5 tips for using sections to structure your CV

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Whether your CV is being read by a human or a machine the structure of it is crucial. Hiring managers spend mere seconds skimming your CV and if they can’t navigate it easily, they’ll give up; applicant tracking systems (ATSs) are expecting clearly defined sections too. If they can’t find them they may deprioritise or reject your CV.

Here’s everything you need to know about how to structure your CV with sections:

1. Include the right sections
Required sections are contact details (at the top of your cv), education and work experience.

Optional sections are personal profile, key skills or achievements, interests and references.

2. Add section headers
Headers make it clear to the hiring manager what they are looking at and will ensure the ATS won’t miss potentially critical information. Use standard section names (see above) and put your section headers above the content for that section and not on the same line as the content. This is visually clearer and more appealing to the hiring manager, and it also ensures the ATS will find your sections.

3. Consider quantity
The quantity of content in each section will help the ATS figure out which are your most important sections, so keep this in mind when writing your CV. This is also another reason to ensure you include headers as without them the ATS may accidentally combine different sections into one and assume you’ve placed more importance on it than you truly meant to.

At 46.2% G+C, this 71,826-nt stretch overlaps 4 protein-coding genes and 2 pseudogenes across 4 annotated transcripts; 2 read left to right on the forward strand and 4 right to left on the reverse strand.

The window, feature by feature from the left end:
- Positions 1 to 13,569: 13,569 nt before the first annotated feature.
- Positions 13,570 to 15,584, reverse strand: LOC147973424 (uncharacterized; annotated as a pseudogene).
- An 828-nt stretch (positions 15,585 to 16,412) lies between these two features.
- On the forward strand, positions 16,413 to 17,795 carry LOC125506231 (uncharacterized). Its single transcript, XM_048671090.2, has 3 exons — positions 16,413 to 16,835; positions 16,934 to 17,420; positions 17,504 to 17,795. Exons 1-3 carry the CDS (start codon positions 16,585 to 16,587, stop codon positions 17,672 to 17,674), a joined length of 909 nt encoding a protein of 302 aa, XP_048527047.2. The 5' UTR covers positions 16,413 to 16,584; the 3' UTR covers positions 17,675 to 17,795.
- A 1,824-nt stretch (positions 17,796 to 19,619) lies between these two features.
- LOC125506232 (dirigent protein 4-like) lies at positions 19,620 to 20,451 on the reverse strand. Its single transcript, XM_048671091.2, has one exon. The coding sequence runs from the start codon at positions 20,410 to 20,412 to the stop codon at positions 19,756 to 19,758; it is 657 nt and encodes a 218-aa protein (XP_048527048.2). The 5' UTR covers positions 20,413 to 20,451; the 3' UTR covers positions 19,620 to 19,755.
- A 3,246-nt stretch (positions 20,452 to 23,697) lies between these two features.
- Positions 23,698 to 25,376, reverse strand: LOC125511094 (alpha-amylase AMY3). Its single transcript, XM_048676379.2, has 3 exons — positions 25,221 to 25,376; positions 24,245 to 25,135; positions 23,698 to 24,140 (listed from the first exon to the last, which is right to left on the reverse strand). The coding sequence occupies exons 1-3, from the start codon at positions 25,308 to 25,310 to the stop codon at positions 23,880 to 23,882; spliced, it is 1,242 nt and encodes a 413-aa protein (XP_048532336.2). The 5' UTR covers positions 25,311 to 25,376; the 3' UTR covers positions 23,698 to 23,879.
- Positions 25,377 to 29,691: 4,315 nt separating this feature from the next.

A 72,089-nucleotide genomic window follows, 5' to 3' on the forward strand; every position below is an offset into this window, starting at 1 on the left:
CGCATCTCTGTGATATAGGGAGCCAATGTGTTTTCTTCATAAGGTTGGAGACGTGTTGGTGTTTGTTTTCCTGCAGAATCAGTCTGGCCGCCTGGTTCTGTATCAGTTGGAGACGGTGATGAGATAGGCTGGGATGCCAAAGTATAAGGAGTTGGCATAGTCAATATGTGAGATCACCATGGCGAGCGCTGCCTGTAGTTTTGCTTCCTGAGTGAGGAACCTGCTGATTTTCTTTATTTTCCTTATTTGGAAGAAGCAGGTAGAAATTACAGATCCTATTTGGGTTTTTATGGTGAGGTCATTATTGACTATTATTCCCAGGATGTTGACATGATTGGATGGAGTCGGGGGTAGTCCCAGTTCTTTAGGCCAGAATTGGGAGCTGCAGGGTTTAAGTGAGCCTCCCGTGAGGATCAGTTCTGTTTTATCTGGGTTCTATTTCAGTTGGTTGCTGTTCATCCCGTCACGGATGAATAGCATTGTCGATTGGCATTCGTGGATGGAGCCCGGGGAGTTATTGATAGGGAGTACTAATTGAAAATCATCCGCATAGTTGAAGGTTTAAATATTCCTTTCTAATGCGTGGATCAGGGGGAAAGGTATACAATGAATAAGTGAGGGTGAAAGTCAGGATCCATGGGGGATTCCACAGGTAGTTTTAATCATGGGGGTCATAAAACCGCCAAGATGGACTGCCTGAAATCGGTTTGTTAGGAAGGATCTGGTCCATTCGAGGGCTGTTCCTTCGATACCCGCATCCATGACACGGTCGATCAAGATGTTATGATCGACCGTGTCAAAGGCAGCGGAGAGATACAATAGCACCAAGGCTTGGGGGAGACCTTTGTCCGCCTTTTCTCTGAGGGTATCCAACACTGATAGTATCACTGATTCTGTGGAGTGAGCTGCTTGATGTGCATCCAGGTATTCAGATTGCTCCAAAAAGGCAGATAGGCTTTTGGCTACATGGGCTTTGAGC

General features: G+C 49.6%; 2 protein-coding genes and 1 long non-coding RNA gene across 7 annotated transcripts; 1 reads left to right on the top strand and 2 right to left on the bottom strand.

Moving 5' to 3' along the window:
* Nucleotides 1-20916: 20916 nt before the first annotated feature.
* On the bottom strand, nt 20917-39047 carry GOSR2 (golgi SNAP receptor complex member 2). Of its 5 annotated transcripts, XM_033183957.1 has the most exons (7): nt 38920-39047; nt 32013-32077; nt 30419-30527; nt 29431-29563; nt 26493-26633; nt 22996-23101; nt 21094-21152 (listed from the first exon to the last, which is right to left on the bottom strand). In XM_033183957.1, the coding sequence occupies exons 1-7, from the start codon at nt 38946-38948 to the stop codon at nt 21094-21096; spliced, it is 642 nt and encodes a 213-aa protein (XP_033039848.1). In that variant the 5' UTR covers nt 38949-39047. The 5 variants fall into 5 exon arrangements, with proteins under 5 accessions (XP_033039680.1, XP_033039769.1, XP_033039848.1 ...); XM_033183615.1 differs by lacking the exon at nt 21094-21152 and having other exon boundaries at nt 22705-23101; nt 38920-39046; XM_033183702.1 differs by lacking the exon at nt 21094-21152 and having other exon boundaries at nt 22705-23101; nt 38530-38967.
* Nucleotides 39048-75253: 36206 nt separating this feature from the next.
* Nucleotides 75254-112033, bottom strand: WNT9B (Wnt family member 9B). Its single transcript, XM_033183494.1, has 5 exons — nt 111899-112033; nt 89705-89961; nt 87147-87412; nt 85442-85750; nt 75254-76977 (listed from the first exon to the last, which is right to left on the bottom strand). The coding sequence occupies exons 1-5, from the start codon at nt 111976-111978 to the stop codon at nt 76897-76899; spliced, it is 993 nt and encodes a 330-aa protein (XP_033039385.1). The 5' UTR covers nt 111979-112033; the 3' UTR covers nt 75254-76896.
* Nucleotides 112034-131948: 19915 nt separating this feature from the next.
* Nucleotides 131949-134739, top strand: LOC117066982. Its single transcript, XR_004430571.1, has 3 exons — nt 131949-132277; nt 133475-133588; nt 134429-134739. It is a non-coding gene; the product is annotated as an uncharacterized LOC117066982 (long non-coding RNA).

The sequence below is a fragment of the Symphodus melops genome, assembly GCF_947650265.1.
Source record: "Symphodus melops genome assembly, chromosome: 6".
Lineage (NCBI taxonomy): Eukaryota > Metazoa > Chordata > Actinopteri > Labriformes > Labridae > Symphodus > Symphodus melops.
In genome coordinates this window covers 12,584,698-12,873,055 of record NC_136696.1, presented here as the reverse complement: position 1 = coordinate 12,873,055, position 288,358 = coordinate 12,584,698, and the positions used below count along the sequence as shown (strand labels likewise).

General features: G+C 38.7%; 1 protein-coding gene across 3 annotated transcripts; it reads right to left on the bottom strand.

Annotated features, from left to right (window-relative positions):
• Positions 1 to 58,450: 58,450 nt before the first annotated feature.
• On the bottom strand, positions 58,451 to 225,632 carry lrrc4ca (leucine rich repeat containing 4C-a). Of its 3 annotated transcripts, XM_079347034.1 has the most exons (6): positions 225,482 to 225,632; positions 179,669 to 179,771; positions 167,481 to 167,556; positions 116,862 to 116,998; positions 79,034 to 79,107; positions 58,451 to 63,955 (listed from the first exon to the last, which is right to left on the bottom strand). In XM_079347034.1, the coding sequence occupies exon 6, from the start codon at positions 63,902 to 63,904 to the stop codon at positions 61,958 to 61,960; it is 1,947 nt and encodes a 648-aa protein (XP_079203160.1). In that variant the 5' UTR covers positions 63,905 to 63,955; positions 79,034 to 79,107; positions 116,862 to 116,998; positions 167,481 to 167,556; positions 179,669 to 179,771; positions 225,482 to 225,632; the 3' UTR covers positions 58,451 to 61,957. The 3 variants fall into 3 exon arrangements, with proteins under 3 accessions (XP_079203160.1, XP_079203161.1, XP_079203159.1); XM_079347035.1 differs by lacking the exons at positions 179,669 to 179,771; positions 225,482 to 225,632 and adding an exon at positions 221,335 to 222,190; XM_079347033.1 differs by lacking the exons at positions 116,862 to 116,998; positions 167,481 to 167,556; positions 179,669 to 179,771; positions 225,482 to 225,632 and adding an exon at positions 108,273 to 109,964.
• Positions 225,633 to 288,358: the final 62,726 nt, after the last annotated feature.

4. Include relevant content
This may seem like a no-brainer, but always include relevant content beneath your headers i.e. don’t include headers with no content. Be aware that issues with the layout or formatting of your CV can mean an ATS can’t find content even though it’s there. So, try saving your CV as a text document to see if you can spot any potential problems.

5. Don’t repeat sections
Repeated sections will be confusing for hiring managers and ATSs, so never include more than one of each. Skills and contact information sections are common examples of this.

A CV should never be a challenging document to process by humans or machines. By adding sections to your CV you’re essentially creating a familiar map that will help both the hiring manager and ATS to navigate to your most relevant skills and experience in the most efficient way possible.